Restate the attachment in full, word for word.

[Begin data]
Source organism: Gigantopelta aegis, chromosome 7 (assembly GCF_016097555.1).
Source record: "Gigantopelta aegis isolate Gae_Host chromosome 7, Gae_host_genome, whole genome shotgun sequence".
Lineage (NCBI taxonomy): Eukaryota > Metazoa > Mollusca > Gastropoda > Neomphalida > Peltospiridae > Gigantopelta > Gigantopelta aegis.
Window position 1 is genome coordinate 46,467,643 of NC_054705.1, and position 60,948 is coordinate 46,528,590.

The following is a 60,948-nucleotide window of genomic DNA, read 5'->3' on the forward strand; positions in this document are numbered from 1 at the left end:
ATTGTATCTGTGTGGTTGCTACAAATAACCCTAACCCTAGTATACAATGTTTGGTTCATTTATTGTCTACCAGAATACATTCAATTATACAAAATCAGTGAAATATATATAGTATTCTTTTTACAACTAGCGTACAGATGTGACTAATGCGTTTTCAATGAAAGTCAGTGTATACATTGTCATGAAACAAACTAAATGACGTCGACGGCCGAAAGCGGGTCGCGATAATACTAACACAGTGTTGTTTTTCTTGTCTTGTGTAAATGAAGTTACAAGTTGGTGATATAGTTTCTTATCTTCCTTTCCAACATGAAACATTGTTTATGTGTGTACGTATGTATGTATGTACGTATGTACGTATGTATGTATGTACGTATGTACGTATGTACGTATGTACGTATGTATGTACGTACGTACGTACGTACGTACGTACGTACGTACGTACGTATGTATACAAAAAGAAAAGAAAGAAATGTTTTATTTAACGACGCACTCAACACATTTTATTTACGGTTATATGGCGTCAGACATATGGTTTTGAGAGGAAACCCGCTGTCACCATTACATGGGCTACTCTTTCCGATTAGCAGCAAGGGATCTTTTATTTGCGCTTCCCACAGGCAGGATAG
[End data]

Source organism: Gigantopelta aegis, chromosome 7 (assembly GCF_016097555.1).
Source record: "Gigantopelta aegis isolate Gae_Host chromosome 7, Gae_host_genome, whole genome shotgun sequence".
Lineage (NCBI taxonomy): Eukaryota > Metazoa > Mollusca > Gastropoda > Neomphalida > Peltospiridae > Gigantopelta > Gigantopelta aegis.
Window position 1 is genome coordinate 46,467,643 of NC_054705.1, and position 60,948 is coordinate 46,528,590.

The following is a 60,948-nucleotide window of genomic DNA, read 5'->3' on the forward strand; positions in this document are numbered from 1 at the left end:
ATTGTATCTGTGTGGTTGCTACAAATAACCCTAACCCTAGTATACAATGTTTGGTTCATTTATTGTCTACCAGAATACATTCAATTATACAAAATCAGTGAAATATATATAGTATTCTTTTTACAACTAGCGTACAGATGTGACTAATGCGTTTTCAATGAAAGTCAGTGTATACATTGTCATGAAACAAACTAAATGACGTCGACGGCCGAAAGCGGGTCGCGATAATACTAACACAGTGTTGTTTTTCTTGTCTTGTGTAAATGAAGTTACAAGTTGGTGATATAGTTTCTTATCTTCCTTTCCAACATGAAACATTGTTTATGTGTGTACGTATGTATGTATGTACGTATGTACGTATGTATGTATGTACGTATGTACGTATGTACGTATGTACGTATGTATGTACGTACGTACGTACGTACGTACGTACGTACGTACGTACGTATGTATACAAAAAGAAAAGAAAGAAATGTTTTATTTAACGACGCACTCAACACATTTTATTTACGGTTATATGGCGTCAGACATATGGTTTTGAGAGGAAACCCGCTGTCACCATTACATGGGCTACTCTTTCCGATTAGCAGCAAGGGATCTTTTATTTGCGCTTCCCACAGGCAGGATAG